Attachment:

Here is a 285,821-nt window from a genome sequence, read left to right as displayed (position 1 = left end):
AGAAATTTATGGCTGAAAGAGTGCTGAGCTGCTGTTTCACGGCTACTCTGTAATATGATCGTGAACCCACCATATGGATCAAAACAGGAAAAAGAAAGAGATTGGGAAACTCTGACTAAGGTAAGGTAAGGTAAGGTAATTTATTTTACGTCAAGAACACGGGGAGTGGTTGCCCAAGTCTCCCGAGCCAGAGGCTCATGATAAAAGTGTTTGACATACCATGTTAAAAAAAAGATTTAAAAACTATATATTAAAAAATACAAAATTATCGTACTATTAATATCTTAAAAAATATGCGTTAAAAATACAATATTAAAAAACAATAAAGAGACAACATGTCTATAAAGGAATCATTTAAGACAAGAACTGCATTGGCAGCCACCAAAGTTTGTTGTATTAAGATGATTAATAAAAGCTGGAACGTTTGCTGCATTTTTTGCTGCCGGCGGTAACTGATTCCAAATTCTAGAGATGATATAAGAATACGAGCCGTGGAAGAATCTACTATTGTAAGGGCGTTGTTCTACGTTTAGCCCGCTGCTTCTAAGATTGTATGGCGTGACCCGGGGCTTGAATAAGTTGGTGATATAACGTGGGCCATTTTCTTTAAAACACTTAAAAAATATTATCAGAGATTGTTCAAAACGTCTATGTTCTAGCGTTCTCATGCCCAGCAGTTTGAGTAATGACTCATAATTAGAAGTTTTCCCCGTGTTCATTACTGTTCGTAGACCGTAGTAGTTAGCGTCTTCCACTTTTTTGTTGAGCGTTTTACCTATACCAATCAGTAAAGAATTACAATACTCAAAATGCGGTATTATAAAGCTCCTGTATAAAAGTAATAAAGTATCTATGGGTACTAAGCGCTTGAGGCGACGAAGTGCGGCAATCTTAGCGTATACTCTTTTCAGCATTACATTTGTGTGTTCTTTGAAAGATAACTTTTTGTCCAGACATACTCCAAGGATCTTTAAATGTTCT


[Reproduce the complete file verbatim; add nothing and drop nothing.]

Here is a 285,821-nt window from a genome sequence, read left to right as displayed (position 1 = left end):
AGAAATTTATGGCTGAAAGAGTGCTGAGCTGCTGTTTCACGGCTACTCTGTAATATGATCGTGAACCCACCATATGGATCAAAACAGGAAAAAGAAAGAGATTGGGAAACTCTGACTAAGGTAAGGTAAGGTAAGGTAATTTATTTTACGTCAAGAACACGGGGAGTGGTTGCCCAAGTCTCCCGAGCCAGAGGCTCATGATAAAAGTGTTTGACATACCATGTTAAAAAAAAGATTTAAAAACTATATATTAAAAAATACAAAATTATCGTACTATTAATATCTTAAAAAATATGCGTTAAAAATACAATATTAAAAAACAATAAAGAGACAACATGTCTATAAAGGAATCATTTAAGACAAGAACTGCATTGGCAGCCACCAAAGTTTGTTGTATTAAGATGATTAATAAAAGCTGGAACGTTTGCTGCATTTTTTGCTGCCGGCGGTAACTGATTCCAAATTCTAGAGATGATATAAGAATACGAGCCGTGGAAGAATCTACTATTGTAAGGGCGTTGTTCTACGTTTAGCCCGCTGCTTCTAAGATTGTATGGCGTGACCCGGGGCTTGAATAAGTTGGTGATATAACGTGGGCCATTTTCTTTAAAACACTTAAAAAATATTATCAGAGATTGTTCAAAACGTCTATGTTCTAGCGTTCTCATGCCCAGCAGTTTGAGTAATGACTCATAATTAGAAGTTTTCCCCGTGTTCATTACTGTTCGTAGACCGTAGTAGTTAGCGTCTTCCACTTTTTTGTTGAGCGTTTTACCTATACCAATCAGTAAAGAATTACAATACTCAAAATGCGGTATTATAAAGCTCCTGTATAAAAGTAATAAAGTATCTATGGGTACTAAGCGCTTGAGGCGACGAAGTGCGGCAATCTTAGCGTATACTCTTTTCAGCATTACATTTGTGTGTTCTTTGAAAGATAACTTTTTGTCCAGACATACTCCAAGGATCTTTAAATGTTCT